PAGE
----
Everyone knew the storm was coming
Forecasters were warning of serious weather days before 13 March, when a nor'easter pounded New England and upstate New York. Despite the warning, the storm prompted the airlines to cancel 8,800 flights in three days, which caused nationwide havoc for airline travellers.
The Federal Aviation Administration estimates that 56% of National Airspace System delays are attributable to adverse weather, and that delays cost the airline industry about $6.7 billion a year. With more accurate and timely weather predictions, airports and airlines could prevent as many as two-thirds of those cancellations and delays.
Relief is on the way. The NextGen Weather Processor, a new system by Raytheon for the FAA that incorporates algorithms from MIT Lincoln Laboratory, National Center for Atmospheric Research, National Oceanic and Atmospheric Administration and NASA, will consolidate four legacy weather systems to deliver a single, high-resolution picture.
"When you have a number of flights canceled, it impacts the entire system nationwide," said Derek Watulak, Raytheon's NextGen Weather Processor programme manager. "With NWP, the FAA and the airlines will have better information when weather might hit, avoiding delays and a lot of the full-scale cancellations."
And then there was one
FAA air traffic flow management specialists and airline operators currently use a hodgepodge of weather systems that ingest weather data from varying inputs. As such, weather products from these different systems are often inconsistent and provide disparate weather pictures to users across the National Airspace System. NWP will provide one consistent weather picture that will be used by the FAA air traffic control and the airlines as they plan adverse weather mitigations.
"Just think of the problems that you might have if I was an air traffic controller in Philadelphia speaking German but the guy in New York is speaking French and the woman at Newark is speaking Japanese," said Matt Tucker, an air traffic controller at the Atlanta Air Route Traffic Control Center and an NWP expert. "But if we're all speaking the same language - that is, if we are all looking at the same data - then it makes it a lot easier to make decisions on the operation of the system."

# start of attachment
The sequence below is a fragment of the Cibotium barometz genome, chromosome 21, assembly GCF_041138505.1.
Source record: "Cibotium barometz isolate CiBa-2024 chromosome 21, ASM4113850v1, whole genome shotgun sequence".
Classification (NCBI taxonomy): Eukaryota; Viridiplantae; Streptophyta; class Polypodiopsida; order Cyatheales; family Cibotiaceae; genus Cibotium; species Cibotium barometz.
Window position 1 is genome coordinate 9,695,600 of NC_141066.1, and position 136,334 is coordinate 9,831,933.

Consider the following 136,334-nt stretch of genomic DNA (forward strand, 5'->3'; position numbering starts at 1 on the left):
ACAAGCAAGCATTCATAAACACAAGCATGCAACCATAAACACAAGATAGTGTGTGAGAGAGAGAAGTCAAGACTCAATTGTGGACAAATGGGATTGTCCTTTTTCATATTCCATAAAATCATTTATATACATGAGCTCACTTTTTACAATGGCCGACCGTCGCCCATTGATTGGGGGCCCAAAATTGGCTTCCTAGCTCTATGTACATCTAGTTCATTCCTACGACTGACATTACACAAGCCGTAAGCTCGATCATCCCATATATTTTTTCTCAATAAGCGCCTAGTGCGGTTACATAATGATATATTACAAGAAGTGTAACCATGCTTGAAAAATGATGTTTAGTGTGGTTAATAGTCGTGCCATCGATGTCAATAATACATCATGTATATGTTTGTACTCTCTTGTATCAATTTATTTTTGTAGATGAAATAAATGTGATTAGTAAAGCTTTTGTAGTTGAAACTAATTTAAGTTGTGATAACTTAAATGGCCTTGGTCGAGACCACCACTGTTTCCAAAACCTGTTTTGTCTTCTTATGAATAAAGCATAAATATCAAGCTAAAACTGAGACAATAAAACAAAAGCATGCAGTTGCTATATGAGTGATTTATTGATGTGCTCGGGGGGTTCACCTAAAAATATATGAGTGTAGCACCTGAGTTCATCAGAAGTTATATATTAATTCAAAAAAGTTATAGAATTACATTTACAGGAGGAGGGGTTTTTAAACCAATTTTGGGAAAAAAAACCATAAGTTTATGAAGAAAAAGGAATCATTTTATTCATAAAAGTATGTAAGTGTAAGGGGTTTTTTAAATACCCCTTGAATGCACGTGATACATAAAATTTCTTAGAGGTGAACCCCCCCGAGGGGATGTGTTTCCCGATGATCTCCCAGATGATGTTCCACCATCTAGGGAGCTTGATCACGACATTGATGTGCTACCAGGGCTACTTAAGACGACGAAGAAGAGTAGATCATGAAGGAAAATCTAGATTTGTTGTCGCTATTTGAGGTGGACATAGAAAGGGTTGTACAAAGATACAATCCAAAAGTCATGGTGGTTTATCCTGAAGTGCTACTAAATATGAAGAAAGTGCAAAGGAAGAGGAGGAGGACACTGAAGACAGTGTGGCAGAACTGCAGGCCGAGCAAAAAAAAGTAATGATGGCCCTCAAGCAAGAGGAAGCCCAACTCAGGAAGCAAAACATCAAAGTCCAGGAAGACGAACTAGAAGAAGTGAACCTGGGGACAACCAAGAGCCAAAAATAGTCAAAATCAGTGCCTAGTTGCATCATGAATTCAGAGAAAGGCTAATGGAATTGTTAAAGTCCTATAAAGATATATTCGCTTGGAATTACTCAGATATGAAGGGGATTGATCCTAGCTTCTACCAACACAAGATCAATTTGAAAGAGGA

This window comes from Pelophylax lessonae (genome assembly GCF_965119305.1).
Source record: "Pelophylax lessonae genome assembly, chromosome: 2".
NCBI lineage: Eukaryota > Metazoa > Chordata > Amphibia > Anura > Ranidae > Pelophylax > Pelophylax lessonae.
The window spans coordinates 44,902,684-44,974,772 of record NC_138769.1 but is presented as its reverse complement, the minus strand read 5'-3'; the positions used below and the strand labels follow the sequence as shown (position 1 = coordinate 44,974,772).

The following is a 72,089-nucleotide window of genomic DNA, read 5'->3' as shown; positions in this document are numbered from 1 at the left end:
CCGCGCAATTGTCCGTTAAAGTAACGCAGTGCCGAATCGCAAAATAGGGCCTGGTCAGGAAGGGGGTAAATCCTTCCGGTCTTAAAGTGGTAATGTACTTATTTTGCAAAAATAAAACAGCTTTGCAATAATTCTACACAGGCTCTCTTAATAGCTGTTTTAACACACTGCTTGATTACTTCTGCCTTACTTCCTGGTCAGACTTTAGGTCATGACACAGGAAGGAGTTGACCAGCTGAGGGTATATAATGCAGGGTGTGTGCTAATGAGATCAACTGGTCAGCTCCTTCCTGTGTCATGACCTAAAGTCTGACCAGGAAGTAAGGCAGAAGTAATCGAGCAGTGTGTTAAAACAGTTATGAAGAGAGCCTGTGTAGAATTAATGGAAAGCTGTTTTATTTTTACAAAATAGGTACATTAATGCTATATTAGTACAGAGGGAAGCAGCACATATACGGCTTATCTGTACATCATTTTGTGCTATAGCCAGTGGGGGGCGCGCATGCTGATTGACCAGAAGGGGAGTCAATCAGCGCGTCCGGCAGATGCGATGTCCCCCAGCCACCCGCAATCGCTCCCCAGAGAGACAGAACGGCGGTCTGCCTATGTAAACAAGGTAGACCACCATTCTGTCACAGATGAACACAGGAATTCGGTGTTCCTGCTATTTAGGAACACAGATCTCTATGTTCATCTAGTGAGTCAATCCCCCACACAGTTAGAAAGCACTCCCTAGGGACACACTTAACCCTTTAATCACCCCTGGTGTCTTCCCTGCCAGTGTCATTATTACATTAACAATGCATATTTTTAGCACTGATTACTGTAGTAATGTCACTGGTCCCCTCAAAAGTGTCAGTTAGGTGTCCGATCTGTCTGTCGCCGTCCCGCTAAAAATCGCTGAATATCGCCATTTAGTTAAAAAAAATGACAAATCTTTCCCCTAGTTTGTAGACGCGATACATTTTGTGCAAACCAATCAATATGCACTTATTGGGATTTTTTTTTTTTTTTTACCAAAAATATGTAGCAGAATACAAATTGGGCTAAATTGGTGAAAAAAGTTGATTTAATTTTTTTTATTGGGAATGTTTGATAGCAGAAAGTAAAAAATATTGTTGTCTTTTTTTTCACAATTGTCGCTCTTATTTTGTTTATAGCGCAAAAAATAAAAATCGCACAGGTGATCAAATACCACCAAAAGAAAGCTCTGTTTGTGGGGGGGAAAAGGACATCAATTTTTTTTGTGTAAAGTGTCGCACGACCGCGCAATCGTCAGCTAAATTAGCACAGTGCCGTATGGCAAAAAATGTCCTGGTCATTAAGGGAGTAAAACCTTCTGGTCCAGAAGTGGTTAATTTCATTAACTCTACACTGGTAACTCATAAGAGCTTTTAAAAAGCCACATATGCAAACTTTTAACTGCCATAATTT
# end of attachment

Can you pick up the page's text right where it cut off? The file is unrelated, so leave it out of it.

The FAA will deploy NWP to two central facilities, 34 terminal radar approach control facilities, air route traffic control center facilities, three center-radar approach control facilities, numerous air traffic control towers and the Air Traffic Control System Command Center. The first site will go online in early 2019, with all of the installations complete by 2021.
The system ingests petabytes of data every hour from weather radars, environmental satellites, lightning, meteorological observations from surface stations and aircraft and government forecast models, feeding that information through sophisticated algorithms that churn out consistent, aviation-specific weather information "at a glance."
"Air traffic controllers aren't meteorologists, but with NWP they don't have to be -- the system does the translation for them," said Alfred Moosakhanian, the FAA's NWP program manager.
NWP will provide air traffic controllers, traffic flow management specialists, pilots and airline operators access to current and predictive aviation-specific weather information they need -- 24/7, 365 -- to perform their duties effectively.
"At home, if there's a thunderstorm coming, I want to know when to take the barbecue off the grill and get the kids out of the pool," said Joe Venuti, a meteorologist at MIT's Lincoln Laboratory. "In aviation, we want to uncover the cores of the storm -- the really strong, turbulent cores that could damage aircraft and impact the safety of all aboard. NWP allows us to peel back a storm a layer at a time to find those cores, and let controllers determine whether there are safe passages or if they have to divert."
The NWP will reveal all kinds of weather events, including icing, visibility, wind issues (surface and aloft), lightning and early storm growth, among others. "You name it; it's all encompassing," said Venuti. "Whatever affects aviation, NWP will display it."
Timing is everything
Air traffic controllers currently use weather information that can be anywhere from five to 10 minutes old. NWP will provide weather product update rates of 25 seconds or less, and provide aviation-specific weather predictions that are out to eight hours.
"As a meteorologist, reducing latency to issue almost real-time weather products is something that I've been drooling over for the past five to 10 years, because in aviation, timing is everything," Venuti said.
With enough advance notice, traffic flow managers can locally reroute traffic around weather, direct flights to weather-free arrival paths when nearing destination airports or delay arrivals in holding stacks until the weather clears.
"I have to give pilots more than enough time to make decisions so they can take corrective action, whether it's to turn or shoot for a gap," Tucker said. "So if my weather data is anywhere from five to 10 minutes old, the hole that is showing in my radarscope might not be there. If I have a 25-second update rate mosaic then I'll have confidence that this is actually where the weather is."
The promise is smoother travels, he said: "There'll be less cancellations and less delays. And we'll be able to get the airports up and running after weather a lot quicker."